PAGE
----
A geological walk around BGS Wales office in Cardiff

Discovering Geology — Maps and resources

The BGS office in Wales is based in Cardiff University’s Main Building on Park Place in the city’s rather grand Civic Centre. It’s an interesting part of the city with a history linked to shipping of south Wales coal and steel. The land now occupied by the Civic Centre was once part of the private grounds of the Bute family. The second Marquis of Bute built his first dock at Cardiff in the mid 19th century which catalysed the rapid growth of Cardiff as an important port town at that time. 

The geology of Cardiff is not very visible from our city centre location but there are still interesting geological stories to be unearthed just a stone’s throw from the office. Starting at the front entrance (on the west side) of Main Building, is the grand frontage, faced in Portland Stone, just like all the other buildings in the Civic Centre. This stone is often used for public buildings and it’s a whitish grey limestone of Jurassic age quarried on the Isle of Portland in Dorset. The sediments which make up this rock were deposited in shallow tropical seas, and with a close look, you will see it’s made up of tiny round ooliths and fragments of shell, often more obviously seen where the stone is worn by weather or passage of feet. This finery is only skin deep and in less prominent places the Pennant sandstone blocks can be seen (more on this later). Through the door and down the green marble steps is the Viriamu Jones Gallery.

Viriamu Jones was the first principal of the University and his statue carved of white marble from Serevezza in Italy sits on a plinth of orange veined Arabescato marble. One of the highlights is the lovely staircase in the gallery which is tiled with striking pinkish alabaster. These are a local specialty being quarried just down the road in Penarth. The alabaster is probably better termed gypsum and is a product of evaporating lakes during the Triassic when Wales was part of a hot desert. I take great pleasure in using this staircase as I remember being told as a little girl by a very intimidating retired schoolteacher friend of my Grampa that only the lecturers  were permitted to use them when she was a student so I in contrast should take every opportunity do so. And so I do, even if it means a detour! 

Out through the west door, and cross Museum Avenue lies Alexandra Gardens, a favourite of student lunch breaks (and BGS staff) on a sunny day. There are many interesting and moving memorials and statues to explore here. The biggest is the Welsh National Memorial . Built in Portland Stone echoing the surrounding buildings, it takes the form of a circle of Corinthian columns surrounding a sunken court and fountain. Another interesting one, from a stone point of view, is the memorial to the Falklands conflict as it was shipped from the Falklands. 
Exiting the gardens in the south east corner, Cardiff’s City Hall is on the right and the Amgueddfa Cymru – National Museum Wales on the left. In front of the museum, is another of Cardiff’s special building stones. They form a stone circle (which is not an ancient stone circle) but actually a ring of Gorsedd Stones. Stone circles such as these were erected here to commemorate the National Eisteddfod which was been held in Cardiff a number of times. This set (one of many in Cardiff and across Wales) was placed here in 1909. Eisteddfodau are a big deal here in Wales and are festivals held to celebrate the arts and Welsh Culture. These stones are Triassic aged breccias and conglomerates of the marginal facies of the Mercia Mudstone Group, known locally as “Radyr Stone”. On some of the standing stones you can still see the plug and feather drill marks of the quarrymen.  Radyr Stone can be seen in many places as it tends to be used as red copings on walls and stringers breaking up faces of buildings.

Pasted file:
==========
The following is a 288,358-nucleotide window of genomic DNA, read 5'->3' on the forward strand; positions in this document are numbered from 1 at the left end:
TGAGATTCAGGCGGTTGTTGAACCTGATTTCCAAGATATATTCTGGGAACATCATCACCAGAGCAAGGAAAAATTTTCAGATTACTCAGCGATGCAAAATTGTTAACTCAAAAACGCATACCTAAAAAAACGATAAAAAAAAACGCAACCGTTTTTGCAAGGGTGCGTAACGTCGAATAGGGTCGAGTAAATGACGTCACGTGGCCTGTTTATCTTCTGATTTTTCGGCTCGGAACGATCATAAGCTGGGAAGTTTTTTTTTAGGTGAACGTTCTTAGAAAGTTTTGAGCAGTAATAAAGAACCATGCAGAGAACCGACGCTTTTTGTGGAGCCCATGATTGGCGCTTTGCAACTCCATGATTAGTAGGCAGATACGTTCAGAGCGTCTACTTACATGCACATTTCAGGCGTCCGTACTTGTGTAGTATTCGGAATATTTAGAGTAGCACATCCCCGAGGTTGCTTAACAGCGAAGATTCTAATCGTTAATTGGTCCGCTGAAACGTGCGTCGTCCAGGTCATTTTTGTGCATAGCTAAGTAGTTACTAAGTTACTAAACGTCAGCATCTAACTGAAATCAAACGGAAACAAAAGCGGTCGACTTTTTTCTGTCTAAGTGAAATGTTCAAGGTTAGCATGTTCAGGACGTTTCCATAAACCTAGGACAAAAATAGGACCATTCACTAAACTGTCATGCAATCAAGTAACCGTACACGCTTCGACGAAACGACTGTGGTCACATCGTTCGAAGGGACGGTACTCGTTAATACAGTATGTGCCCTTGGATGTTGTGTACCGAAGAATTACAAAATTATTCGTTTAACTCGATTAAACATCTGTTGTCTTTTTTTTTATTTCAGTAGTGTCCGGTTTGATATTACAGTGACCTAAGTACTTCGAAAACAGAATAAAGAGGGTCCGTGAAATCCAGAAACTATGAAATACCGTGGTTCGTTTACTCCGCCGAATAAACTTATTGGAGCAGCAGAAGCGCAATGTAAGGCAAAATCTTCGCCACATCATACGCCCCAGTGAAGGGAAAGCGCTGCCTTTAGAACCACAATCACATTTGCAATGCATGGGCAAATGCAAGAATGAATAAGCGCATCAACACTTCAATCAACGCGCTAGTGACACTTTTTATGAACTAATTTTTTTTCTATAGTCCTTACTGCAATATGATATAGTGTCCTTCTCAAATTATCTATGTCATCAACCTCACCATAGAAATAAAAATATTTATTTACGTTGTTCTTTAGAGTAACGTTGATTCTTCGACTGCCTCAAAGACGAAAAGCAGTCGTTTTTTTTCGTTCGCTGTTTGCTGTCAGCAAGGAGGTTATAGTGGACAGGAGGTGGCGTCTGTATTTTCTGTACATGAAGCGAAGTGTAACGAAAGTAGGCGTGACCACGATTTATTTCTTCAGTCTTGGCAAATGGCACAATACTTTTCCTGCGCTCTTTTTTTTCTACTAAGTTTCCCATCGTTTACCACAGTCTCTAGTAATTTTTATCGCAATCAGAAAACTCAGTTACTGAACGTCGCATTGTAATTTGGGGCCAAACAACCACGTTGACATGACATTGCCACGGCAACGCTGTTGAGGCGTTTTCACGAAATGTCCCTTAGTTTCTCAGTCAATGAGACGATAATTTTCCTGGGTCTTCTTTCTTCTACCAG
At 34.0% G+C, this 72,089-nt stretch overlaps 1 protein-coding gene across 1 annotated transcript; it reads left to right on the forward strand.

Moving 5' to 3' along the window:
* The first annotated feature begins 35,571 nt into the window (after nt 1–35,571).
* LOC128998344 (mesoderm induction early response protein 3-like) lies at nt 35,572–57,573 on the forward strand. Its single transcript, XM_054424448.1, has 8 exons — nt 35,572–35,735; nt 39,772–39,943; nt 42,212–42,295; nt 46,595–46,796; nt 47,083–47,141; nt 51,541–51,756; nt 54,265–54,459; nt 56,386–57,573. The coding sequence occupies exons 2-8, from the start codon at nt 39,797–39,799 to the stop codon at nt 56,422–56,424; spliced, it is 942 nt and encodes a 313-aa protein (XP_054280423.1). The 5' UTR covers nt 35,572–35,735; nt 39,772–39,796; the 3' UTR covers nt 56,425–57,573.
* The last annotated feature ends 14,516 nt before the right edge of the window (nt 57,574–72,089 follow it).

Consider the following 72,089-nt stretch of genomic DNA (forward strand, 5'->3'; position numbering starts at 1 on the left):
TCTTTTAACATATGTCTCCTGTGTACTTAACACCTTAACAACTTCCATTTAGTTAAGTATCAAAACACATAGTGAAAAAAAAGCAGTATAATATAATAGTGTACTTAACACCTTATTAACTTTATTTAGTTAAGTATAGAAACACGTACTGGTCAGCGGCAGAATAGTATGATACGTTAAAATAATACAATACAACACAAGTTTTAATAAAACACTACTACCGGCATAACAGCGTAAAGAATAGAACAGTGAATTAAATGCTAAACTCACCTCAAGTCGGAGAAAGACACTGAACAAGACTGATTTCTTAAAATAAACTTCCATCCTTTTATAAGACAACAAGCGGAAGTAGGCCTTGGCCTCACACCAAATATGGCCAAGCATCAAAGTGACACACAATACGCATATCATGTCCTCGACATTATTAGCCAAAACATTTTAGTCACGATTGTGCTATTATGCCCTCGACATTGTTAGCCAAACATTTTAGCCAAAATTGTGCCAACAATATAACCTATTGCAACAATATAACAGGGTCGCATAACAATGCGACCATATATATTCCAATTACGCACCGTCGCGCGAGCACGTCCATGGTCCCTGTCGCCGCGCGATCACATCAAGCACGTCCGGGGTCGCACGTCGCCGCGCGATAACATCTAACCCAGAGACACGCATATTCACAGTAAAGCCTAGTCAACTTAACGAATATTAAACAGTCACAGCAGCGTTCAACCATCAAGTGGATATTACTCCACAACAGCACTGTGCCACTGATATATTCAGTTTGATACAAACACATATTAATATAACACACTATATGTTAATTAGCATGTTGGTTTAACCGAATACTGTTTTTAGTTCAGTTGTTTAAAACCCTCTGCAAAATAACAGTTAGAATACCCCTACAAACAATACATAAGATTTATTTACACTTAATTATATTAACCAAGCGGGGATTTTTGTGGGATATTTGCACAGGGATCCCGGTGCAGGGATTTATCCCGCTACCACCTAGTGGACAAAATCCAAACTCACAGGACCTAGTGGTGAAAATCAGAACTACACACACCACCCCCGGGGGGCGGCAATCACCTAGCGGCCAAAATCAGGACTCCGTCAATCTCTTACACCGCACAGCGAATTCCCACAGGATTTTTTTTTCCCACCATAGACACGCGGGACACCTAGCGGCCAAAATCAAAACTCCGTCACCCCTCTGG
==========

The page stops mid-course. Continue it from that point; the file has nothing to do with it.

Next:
The beautiful steps in front of the museum are made of Cornish granite of Bodmin Moor type, look for the porphyritic granite feldspar phenocrysts. 

Across the main road (Park Place) is Park House, built in 1874 by William Burges for the 3rd Marquis of Butes land agent.  Burges worked for the 3rd Marquis of Bute on many projects including the spectacular interiors of Castell Coch and Cardiff Castle, deigned in his gothic revival style. Park House is mainly constructed in Pennant Sandstone Formation sandstone with Bath Stone dressings and pinkish Scottish granites are used in the porch and veranda. The finer grained being from Craigton Quarry in Aberdeen and the coarser variety is from Peterhead. The majority of the building is constructed of Pennant Sandstone, it greenish grey blocks are very commonly used throughout south Wales.  

Heading north, back towards the university, is the museum car park on the left, there are many lovely trees here including a Ginkgo biloba, who’s relatives are as fossils dating back to the early Jurassic and monkey puzzle (Araucaria) which date back to the Triassic. The earlier parts of Main Building, including where we have our offices, date to the 1920’s but this southern corner wasn’t constructed until the 1960s. Along this face of the building are grey slate panel which have rusty patches of weathered pyrite nodules. It is thought that these might be Dolemaen slates. 

Continuing around the southern edge of the building ends up back to the west entrance at the start. I hope you’ve enjoyed this behind the scenes tour!

Further information 

John W Perkins. 1984. The Building Stones of Cardiff. University Collage Cardiff Press.  

Eric Robinson. 2005. Building Stones of Cardiff. South Wales Geologists Association

About the author

Rhian Kendall
Rhian Kendall

Survey geologist

BGS Cardiff
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